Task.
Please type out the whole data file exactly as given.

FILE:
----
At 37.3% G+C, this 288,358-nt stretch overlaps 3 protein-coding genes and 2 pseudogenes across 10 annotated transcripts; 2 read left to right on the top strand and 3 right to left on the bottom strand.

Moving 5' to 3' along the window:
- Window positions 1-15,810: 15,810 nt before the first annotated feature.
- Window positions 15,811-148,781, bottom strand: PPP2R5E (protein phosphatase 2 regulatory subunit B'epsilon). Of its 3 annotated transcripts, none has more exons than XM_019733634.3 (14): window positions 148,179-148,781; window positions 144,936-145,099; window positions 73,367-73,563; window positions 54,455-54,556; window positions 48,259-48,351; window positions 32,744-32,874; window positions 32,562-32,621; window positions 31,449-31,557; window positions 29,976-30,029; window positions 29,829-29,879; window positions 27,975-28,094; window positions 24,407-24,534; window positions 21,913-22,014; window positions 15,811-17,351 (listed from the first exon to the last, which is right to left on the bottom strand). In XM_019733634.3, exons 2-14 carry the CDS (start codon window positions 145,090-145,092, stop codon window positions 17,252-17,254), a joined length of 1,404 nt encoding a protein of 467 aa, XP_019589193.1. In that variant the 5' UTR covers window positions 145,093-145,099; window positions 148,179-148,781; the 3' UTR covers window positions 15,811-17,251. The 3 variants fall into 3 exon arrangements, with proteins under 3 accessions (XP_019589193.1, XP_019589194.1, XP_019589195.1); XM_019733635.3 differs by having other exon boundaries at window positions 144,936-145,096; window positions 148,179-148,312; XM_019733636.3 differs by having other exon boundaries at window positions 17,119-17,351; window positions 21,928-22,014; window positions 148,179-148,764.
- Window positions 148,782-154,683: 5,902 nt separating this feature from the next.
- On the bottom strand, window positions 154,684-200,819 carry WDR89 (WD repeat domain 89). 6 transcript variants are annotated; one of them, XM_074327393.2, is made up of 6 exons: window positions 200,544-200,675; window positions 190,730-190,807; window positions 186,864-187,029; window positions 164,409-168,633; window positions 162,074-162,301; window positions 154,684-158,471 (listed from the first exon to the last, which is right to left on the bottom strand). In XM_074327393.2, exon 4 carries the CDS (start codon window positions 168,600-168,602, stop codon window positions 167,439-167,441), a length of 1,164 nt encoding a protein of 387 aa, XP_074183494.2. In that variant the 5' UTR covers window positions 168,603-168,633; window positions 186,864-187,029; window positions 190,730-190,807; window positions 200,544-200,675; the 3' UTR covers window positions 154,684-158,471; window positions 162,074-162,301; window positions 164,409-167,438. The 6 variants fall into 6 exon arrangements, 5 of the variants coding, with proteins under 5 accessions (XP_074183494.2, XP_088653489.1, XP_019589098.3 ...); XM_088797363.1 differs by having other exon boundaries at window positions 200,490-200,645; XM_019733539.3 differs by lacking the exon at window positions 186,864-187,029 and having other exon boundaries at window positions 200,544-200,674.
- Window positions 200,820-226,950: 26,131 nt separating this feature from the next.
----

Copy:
At 37.3% G+C, this 288,358-nt stretch overlaps 3 protein-coding genes and 2 pseudogenes across 10 annotated transcripts; 2 read left to right on the top strand and 3 right to left on the bottom strand.

Moving 5' to 3' along the window:
- Window positions 1-15,810: 15,810 nt before the first annotated feature.
- Window positions 15,811-148,781, bottom strand: PPP2R5E (protein phosphatase 2 regulatory subunit B'epsilon). Of its 3 annotated transcripts, none has more exons than XM_019733634.3 (14): window positions 148,179-148,781; window positions 144,936-145,099; window positions 73,367-73,563; window positions 54,455-54,556; window positions 48,259-48,351; window positions 32,744-32,874; window positions 32,562-32,621; window positions 31,449-31,557; window positions 29,976-30,029; window positions 29,829-29,879; window positions 27,975-28,094; window positions 24,407-24,534; window positions 21,913-22,014; window positions 15,811-17,351 (listed from the first exon to the last, which is right to left on the bottom strand). In XM_019733634.3, exons 2-14 carry the CDS (start codon window positions 145,090-145,092, stop codon window positions 17,252-17,254), a joined length of 1,404 nt encoding a protein of 467 aa, XP_019589193.1. In that variant the 5' UTR covers window positions 145,093-145,099; window positions 148,179-148,781; the 3' UTR covers window positions 15,811-17,251. The 3 variants fall into 3 exon arrangements, with proteins under 3 accessions (XP_019589193.1, XP_019589194.1, XP_019589195.1); XM_019733635.3 differs by having other exon boundaries at window positions 144,936-145,096; window positions 148,179-148,312; XM_019733636.3 differs by having other exon boundaries at window positions 17,119-17,351; window positions 21,928-22,014; window positions 148,179-148,764.
- Window positions 148,782-154,683: 5,902 nt separating this feature from the next.
- On the bottom strand, window positions 154,684-200,819 carry WDR89 (WD repeat domain 89). 6 transcript variants are annotated; one of them, XM_074327393.2, is made up of 6 exons: window positions 200,544-200,675; window positions 190,730-190,807; window positions 186,864-187,029; window positions 164,409-168,633; window positions 162,074-162,301; window positions 154,684-158,471 (listed from the first exon to the last, which is right to left on the bottom strand). In XM_074327393.2, exon 4 carries the CDS (start codon window positions 168,600-168,602, stop codon window positions 167,439-167,441), a length of 1,164 nt encoding a protein of 387 aa, XP_074183494.2. In that variant the 5' UTR covers window positions 168,603-168,633; window positions 186,864-187,029; window positions 190,730-190,807; window positions 200,544-200,675; the 3' UTR covers window positions 154,684-158,471; window positions 162,074-162,301; window positions 164,409-167,438. The 6 variants fall into 6 exon arrangements, 5 of the variants coding, with proteins under 5 accessions (XP_074183494.2, XP_088653489.1, XP_019589098.3 ...); XM_088797363.1 differs by having other exon boundaries at window positions 200,490-200,645; XM_019733539.3 differs by lacking the exon at window positions 186,864-187,029 and having other exon boundaries at window positions 200,544-200,674.
- Window positions 200,820-226,950: 26,131 nt separating this feature from the next.